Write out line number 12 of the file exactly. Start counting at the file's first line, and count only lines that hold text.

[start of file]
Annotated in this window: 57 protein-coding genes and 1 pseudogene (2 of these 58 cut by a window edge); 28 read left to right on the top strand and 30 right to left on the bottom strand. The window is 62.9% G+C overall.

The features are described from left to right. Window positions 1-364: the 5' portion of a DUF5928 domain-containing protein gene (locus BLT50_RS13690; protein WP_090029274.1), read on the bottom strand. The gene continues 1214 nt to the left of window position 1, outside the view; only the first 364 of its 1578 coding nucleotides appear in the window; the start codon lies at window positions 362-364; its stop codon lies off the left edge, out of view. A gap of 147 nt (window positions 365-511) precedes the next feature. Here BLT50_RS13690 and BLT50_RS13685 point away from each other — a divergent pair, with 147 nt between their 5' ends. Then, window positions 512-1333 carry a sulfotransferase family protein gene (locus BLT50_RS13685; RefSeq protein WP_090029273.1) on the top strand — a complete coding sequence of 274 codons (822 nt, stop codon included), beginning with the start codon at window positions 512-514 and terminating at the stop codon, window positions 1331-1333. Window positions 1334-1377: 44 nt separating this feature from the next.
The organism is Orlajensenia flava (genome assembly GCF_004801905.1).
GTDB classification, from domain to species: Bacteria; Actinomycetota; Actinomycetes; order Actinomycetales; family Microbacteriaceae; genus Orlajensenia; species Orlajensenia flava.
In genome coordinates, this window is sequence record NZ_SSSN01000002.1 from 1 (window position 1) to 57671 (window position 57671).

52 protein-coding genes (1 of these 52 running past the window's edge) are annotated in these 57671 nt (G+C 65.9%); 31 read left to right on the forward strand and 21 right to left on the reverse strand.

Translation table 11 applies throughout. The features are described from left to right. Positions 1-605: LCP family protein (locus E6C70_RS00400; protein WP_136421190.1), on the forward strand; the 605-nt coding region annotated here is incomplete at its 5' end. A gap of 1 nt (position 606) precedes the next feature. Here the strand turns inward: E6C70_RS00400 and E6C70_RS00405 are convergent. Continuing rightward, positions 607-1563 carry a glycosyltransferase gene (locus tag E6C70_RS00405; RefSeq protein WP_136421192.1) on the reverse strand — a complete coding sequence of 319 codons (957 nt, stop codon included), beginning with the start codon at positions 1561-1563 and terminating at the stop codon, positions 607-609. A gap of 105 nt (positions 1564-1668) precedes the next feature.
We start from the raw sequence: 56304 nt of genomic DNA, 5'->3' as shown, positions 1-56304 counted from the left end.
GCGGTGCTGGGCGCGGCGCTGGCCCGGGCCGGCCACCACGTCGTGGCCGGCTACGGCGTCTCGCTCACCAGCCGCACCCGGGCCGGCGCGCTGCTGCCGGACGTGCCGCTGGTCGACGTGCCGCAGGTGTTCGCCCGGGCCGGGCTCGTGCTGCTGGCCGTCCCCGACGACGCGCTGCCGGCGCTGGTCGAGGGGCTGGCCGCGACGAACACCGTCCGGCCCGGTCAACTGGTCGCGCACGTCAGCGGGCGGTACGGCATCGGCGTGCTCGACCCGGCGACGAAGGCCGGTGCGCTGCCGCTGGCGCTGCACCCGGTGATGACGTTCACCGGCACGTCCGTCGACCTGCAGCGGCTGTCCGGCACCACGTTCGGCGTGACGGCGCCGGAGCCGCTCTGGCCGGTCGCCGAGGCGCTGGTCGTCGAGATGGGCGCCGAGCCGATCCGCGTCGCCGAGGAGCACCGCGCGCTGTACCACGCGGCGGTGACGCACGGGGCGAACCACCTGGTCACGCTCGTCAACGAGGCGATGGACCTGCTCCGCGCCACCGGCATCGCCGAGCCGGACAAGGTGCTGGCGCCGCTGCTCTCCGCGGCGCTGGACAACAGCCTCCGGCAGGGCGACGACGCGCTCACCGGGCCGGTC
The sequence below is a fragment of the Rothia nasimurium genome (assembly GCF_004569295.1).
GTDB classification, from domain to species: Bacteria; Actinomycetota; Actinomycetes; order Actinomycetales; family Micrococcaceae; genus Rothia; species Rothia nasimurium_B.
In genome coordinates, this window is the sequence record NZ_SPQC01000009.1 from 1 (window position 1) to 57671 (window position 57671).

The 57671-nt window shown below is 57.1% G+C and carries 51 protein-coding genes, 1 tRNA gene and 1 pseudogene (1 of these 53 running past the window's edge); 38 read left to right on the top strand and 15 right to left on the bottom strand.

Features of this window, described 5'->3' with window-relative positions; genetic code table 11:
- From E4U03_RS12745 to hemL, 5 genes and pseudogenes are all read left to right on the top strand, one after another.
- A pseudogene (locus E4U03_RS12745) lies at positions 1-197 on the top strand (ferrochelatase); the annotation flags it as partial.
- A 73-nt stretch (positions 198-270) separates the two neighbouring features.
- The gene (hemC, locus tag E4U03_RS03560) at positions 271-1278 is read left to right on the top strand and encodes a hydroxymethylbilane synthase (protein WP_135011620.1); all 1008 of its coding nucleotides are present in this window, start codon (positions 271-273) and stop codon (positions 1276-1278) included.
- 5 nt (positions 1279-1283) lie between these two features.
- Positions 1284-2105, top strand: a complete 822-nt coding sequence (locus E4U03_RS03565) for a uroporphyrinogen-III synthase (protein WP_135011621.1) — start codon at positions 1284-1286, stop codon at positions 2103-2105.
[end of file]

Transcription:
In genome coordinates, this window is the sequence record NZ_SPQC01000009.1 from 1 (window position 1) to 57671 (window position 57671).